Q. I am a solo psychiatrist with a parttime practice—about 10
hours a week. I use an answering service that patients can use to contact me
after hours. This arrangement is not cost-effective, and I am considering
alternatives. Since I see about only 40 patients and they're very stable,
would I be providing sufficient coverage if I directed patients to leave a
message on my office answering machine and I checked the machine
A. Such an arrangement would almost certainly not be considered
sufficient. Parttime practice does not mean part-time patients. Even stable
patients can have unanticipated emergencies, and the bottom line is that you
must either be available to meet your patients' needs or arrange for them to
have access to the care they might need in your absence.
Various guidelines about this issue are instructive. The following is taken
from Section 1-AA of APA's Opinions of the Ethics Committee on the
Principles of Medical Ethics With Annotations Especially Applicable to
Psychiatry (2001 Edition):
Question A: One of our members is concerned that psychiatrists in
his area do not routinely check in with their answering machines after hours,
leave no number where they may be reached, or leave a message for patients to
contact the local emergency room in case of emergency. Is this member's
concern about the ethics of these psychiatrists warranted?
Answer: Yes. Ethical psychiatrists are obliged to render competent
care to their patients. That competent care would include either being
available for emergencies at all times or making appropriate arrangements.
Certainly, a message telling patients to call an emergency room is not
adequate coverage. Even in rather stable practices, including analytic
practices with relatively stable patients, emergencies do arise. Care must be
taken that, if and when such emergencies do arise, the patient is not
abandoned (September 1993).
In addition, some state medical boards have developed positions about
coverage of a practice. For example, both the North Carolina and Colorado
boards maintain that patients must be able to secure necessary care at all
times whether or not the treating physician is available personally.
Psychiatrists should check with their state licensing bodies in order to
determine what is considered acceptable after-hours coverage in their state
and whether there are specific state-licensing rules, policies, or opinions
about this issue.
Q. I will be attending APA's 2005 annual meeting in Atlanta in May. Will
the Psychiatrists' Program have customer service staff at the meeting and will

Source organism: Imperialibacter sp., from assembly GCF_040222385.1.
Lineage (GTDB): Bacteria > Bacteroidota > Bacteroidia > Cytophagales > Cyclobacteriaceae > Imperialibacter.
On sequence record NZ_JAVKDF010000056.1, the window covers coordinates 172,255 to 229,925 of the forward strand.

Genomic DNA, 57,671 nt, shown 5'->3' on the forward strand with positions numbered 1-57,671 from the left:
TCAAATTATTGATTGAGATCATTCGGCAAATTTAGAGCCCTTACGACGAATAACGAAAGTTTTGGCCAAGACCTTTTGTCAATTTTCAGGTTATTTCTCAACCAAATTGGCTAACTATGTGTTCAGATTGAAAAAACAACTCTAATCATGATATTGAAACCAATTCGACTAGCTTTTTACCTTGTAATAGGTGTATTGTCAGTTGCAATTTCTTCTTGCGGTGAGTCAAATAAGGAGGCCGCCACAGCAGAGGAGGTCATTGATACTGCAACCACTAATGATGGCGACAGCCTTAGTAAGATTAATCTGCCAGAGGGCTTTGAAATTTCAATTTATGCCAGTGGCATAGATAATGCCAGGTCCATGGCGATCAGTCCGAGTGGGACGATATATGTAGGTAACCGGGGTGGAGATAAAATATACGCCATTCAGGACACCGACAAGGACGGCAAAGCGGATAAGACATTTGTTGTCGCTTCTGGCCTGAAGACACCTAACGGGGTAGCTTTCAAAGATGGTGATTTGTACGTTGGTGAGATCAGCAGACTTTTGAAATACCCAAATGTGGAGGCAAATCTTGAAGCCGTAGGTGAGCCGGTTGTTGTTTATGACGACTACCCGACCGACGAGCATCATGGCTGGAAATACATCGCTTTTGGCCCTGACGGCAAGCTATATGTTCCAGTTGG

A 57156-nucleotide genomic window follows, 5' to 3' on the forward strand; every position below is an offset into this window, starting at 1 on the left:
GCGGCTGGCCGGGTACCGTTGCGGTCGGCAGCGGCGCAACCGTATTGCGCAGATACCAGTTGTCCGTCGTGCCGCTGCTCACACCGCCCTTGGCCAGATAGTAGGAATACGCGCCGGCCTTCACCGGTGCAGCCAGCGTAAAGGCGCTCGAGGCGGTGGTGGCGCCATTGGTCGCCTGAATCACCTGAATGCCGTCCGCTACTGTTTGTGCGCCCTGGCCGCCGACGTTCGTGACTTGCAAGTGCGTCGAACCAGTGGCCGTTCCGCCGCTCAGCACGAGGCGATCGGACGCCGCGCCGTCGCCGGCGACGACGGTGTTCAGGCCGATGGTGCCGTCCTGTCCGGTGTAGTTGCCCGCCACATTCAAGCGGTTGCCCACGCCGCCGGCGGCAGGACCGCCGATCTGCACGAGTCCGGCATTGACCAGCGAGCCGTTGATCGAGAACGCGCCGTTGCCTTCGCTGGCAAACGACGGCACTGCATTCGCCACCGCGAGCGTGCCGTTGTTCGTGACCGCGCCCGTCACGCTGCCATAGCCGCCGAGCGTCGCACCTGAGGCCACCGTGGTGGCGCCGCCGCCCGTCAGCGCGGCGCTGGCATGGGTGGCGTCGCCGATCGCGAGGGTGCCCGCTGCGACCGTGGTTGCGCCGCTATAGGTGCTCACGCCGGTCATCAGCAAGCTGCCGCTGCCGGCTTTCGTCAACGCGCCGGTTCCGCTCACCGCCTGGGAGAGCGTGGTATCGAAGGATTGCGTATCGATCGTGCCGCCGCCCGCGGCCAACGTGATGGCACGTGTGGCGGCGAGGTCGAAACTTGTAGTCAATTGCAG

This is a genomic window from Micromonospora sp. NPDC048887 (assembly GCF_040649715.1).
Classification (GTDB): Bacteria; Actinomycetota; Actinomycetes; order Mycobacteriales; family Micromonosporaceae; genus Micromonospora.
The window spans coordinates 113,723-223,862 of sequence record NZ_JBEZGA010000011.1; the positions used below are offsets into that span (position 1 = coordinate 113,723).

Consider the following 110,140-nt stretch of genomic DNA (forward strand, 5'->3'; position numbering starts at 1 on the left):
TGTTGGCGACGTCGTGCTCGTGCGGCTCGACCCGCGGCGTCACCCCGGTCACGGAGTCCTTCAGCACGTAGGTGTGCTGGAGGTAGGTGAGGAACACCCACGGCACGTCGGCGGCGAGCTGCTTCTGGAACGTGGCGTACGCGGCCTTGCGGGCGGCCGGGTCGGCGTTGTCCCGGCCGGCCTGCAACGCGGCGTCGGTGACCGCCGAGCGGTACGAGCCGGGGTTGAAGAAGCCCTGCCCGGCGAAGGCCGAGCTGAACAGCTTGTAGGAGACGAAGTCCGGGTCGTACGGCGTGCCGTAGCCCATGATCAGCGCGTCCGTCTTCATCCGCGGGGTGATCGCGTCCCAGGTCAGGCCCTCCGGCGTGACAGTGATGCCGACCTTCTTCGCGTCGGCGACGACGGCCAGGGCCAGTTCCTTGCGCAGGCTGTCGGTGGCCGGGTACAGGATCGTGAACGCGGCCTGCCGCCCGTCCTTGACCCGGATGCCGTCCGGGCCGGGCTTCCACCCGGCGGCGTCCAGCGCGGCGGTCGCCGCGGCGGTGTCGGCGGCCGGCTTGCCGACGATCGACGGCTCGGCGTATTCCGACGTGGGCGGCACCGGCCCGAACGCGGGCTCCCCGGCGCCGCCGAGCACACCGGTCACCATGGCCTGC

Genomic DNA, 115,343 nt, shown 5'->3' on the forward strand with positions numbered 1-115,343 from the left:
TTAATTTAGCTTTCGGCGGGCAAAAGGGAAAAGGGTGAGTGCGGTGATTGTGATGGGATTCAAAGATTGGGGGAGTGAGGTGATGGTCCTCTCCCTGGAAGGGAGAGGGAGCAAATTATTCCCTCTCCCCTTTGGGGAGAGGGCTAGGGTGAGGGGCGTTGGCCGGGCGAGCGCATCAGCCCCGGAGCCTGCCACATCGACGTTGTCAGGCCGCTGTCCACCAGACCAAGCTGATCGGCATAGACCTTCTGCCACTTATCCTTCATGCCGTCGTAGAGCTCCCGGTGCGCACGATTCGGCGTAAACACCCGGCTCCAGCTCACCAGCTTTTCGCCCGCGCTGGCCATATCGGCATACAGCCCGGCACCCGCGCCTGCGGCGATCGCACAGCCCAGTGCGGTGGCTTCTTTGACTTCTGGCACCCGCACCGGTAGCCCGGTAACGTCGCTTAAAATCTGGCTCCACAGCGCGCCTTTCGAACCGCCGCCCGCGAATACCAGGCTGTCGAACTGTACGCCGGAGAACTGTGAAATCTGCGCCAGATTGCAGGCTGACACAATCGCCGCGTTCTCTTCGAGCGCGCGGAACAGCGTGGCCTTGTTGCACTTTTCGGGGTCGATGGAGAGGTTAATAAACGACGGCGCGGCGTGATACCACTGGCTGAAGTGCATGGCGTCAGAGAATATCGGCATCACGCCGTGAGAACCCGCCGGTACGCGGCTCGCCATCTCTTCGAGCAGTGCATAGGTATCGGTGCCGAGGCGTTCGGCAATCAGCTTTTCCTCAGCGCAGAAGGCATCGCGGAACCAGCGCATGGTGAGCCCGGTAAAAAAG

Program staff be presenting at any risk management or insurance
A. Yes. The Psychiatrists' Program will be located at booth #1210 in
the Exhibit Hall in the Georgia World Congress Center. Risk managers and
insurance underwriting specialists will be present to provide individualized
insurance information and risk management advice for psychiatrists.
If you're a participant of the Psychiatrists' Program, be sure to visit our
booth and receive complimentary copies of our most requested materials as our
thanks for your participation. You'll receive a "For Participants
Only" package and a valuable customer resource guide.
Program staff will also present at the following sessions:
During the meeting, please be sure to check the conference schedule for any
lastminute changes to times or locations. More information appears on the
Program's Web site.
Q. I am a participant in the Psychiatrists' Program and recently
received a CD-ROM that included a risk management manual. Is this resource
also available online?
A. Yes. As a benefit of the Psychiatrists' Program, all participants
receive a CD-ROM copy of the newly released resource "Risk Management
Resource for Psychiatric Practice: A Comprehensive Manual for Psychiatrists
and Mental Health Professionals." This resource can also be found online
on the Program's Web site at<www.psychprogram.com>
in the "For Participants Only" section. Developed by the Program's
risk management department, this resource has been designed to be the most
extensive psychiatric risk management resource available. The 350-plus-page
manual includes discussion on topics such as the risk management process and
associated legal concepts, creation of the psychiatrist-patient relationship,
informed consent to treatment process, psychiatric records, and protecting and
This column is provided by PRMS, manager of the Psychiatrists'
Program, for the benefit of members. More information about the Program is
available by visiting its Web site at<www.psychprogram.com>;
calling (800) 245-3333, ext. 389; or sending an e-mail to